UNDER THE HAMMER: A saddle up for grabs at a previous Allora Community Auction.
UNDER THE HAMMER: A saddle up for grabs at a previous Allora Community Auction. Sophie Lester

Allora auction a treasure trove of antique goodies

WHETHER you're after beautiful antiques, quirky collectibles, something a little more practical or just a great day out, the Allora Community Auction is the place to be this weekend.

The annual event, which has been running for 44 years, is a huge undertaking, with around 150 volunteers from 25 local not-for-profit groups working to book items for sale, assist auctioneers and feed the hungry crowds.

Vendors from far and wide take part.

President of the Allora Show Society Mark Pillar has been working with the auction for six years.

"As president of the show society I have proudly committed myself to the auction for a few years and it does not hurt if I get to grab a bargain at the same time,” he said.

There are plenty of those bargains to be had, with around 80 vendors expected to sell to around 2000 attendees.

"The kind of stuff you see here is unlike any other auction, there will always be something totally out of the ordinary,” Mr Pillar said.

"A lot of it is bought from estate sales after a family member has passed so it is unique stuff you would only find rurally. Some of it is 100 years old.”

Mr Pillar recalls one particular year when someone brought in a 70-year-old amusement park ride which had buyers both excited and a little confused.

While the auction is a premier event the show society understands times are tough.

Brett Bender is a member of the committee, which decided to reduce commission for the vendors.

"We understand times are tough for farmers in drought so we have reduced the commission to 12 per cent to keep sellers engaged,” Mr Bender said.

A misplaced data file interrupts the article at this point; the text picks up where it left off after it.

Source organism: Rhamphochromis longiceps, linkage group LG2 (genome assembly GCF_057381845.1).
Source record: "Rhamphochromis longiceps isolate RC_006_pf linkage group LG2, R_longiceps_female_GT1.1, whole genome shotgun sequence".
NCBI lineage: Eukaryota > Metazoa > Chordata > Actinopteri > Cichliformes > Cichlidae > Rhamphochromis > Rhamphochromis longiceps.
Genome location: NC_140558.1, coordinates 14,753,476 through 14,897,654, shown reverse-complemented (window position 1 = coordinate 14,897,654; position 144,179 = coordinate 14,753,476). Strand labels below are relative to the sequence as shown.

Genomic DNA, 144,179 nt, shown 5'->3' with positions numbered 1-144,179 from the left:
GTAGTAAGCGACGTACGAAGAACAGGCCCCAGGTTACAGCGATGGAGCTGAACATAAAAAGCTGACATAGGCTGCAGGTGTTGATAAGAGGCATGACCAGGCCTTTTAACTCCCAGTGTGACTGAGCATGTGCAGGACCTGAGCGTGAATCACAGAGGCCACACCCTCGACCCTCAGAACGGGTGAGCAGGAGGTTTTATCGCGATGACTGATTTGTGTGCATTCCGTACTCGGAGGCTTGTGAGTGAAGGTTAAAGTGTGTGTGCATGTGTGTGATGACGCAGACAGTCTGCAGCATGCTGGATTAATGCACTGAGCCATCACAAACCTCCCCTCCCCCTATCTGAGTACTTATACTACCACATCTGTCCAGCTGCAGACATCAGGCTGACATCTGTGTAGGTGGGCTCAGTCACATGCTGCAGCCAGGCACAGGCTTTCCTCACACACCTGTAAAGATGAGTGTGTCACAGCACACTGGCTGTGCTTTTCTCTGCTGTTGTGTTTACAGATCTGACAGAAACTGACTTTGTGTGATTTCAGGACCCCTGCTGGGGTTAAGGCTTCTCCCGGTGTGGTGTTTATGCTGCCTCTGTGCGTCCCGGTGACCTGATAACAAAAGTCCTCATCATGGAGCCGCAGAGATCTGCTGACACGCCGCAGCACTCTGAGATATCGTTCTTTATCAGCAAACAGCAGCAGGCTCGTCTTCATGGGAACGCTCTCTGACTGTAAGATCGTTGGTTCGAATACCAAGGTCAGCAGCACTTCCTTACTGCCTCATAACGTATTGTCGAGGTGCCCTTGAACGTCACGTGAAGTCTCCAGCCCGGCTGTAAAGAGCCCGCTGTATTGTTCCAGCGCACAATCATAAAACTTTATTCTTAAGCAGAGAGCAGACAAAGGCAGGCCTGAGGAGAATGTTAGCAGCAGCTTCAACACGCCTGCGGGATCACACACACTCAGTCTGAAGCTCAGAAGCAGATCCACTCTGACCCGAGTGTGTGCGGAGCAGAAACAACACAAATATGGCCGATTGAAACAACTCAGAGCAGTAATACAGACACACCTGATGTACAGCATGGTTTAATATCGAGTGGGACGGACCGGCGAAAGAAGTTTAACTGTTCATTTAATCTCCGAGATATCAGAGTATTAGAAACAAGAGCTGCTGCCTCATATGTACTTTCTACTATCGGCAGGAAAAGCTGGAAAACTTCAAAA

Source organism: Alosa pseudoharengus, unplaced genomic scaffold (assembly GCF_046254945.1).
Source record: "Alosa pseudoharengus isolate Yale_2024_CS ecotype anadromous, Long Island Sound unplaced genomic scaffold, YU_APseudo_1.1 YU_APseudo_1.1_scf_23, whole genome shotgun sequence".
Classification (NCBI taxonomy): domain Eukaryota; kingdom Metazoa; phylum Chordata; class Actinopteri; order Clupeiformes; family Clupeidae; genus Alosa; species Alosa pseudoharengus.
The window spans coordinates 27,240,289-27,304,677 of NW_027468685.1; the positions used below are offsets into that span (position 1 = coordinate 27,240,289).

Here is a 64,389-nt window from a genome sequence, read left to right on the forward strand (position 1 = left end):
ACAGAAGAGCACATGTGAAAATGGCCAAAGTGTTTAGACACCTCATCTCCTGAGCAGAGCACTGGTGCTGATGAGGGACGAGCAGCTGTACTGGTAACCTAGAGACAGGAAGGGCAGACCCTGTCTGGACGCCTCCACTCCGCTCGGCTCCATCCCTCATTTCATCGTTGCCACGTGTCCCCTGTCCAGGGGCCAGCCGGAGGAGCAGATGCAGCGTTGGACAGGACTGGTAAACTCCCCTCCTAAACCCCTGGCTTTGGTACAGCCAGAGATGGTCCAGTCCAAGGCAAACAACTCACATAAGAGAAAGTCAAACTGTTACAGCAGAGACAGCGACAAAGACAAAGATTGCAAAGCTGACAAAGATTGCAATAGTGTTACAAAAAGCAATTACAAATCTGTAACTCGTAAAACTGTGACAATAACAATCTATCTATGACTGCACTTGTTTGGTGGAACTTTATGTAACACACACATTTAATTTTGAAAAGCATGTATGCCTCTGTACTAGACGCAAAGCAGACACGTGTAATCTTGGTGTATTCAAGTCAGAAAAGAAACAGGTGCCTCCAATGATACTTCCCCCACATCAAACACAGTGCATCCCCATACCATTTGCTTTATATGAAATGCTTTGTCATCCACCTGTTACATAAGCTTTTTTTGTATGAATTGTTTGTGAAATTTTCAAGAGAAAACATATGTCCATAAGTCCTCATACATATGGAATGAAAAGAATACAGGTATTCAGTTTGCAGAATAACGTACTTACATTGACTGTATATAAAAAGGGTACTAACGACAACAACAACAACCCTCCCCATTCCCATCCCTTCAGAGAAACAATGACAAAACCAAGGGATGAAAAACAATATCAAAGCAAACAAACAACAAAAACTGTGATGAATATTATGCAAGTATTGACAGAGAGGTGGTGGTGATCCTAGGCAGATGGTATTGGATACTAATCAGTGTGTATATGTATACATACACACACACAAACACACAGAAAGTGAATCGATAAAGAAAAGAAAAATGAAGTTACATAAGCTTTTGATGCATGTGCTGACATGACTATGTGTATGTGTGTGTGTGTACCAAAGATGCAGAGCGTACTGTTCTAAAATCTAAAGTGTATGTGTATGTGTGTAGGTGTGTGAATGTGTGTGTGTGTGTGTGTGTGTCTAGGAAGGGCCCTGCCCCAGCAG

Working with the show society is just a part of living in Allora for Mr Bender.

"I see it as a community service. Allora is a small town so everyone needs to play their part,” he said.

"The auction is nostalgic for a lot of people now. Some of them have been coming since the first one so it is an opportunity to catch up with old mates once a year.”

Forty per cent of the auction's sales go back into the local community through the schools, churches, scout groups and more.

"Our average amount of funds raised can come anywhere between $10,000 and $20,000,” Mr Pillar said.

For those not looking to buy, the sheer scale of the auction, and the atmosphere as it unfolds, makes it worth a day out.

With so many unusual wares on sale, patrons could be surprised by what they find.

"We get a guy in from New South Wales who just brings axes and axeheads. He usually comes with 30 or 40,” Mr Pillar said.

"The only things we do not sell are pets, firearms and explosives. Everything else is fair game,” Mr Bender said.

"You could pretty much furnish your whole house if you wanted to, there is so much on offer.”

Anyone wanting to sell at the auction has until Friday to put their unwanted items in through Mr Bender who can be reached at 0418717554.

People wanting to run a stall should contact Mr Pillar on 0447161090.

For those keen to see what's on offer, there's a viewing of sale items at 2.30pm Saturday, June 8, at the Allora Showgrounds.

The sale commences at 8am on Sunday, June 9.

"Even if you're not chasing a bargain, it's still a good day to come out and have a look and a chat to some people from all over the place,” Mr Pillar said.



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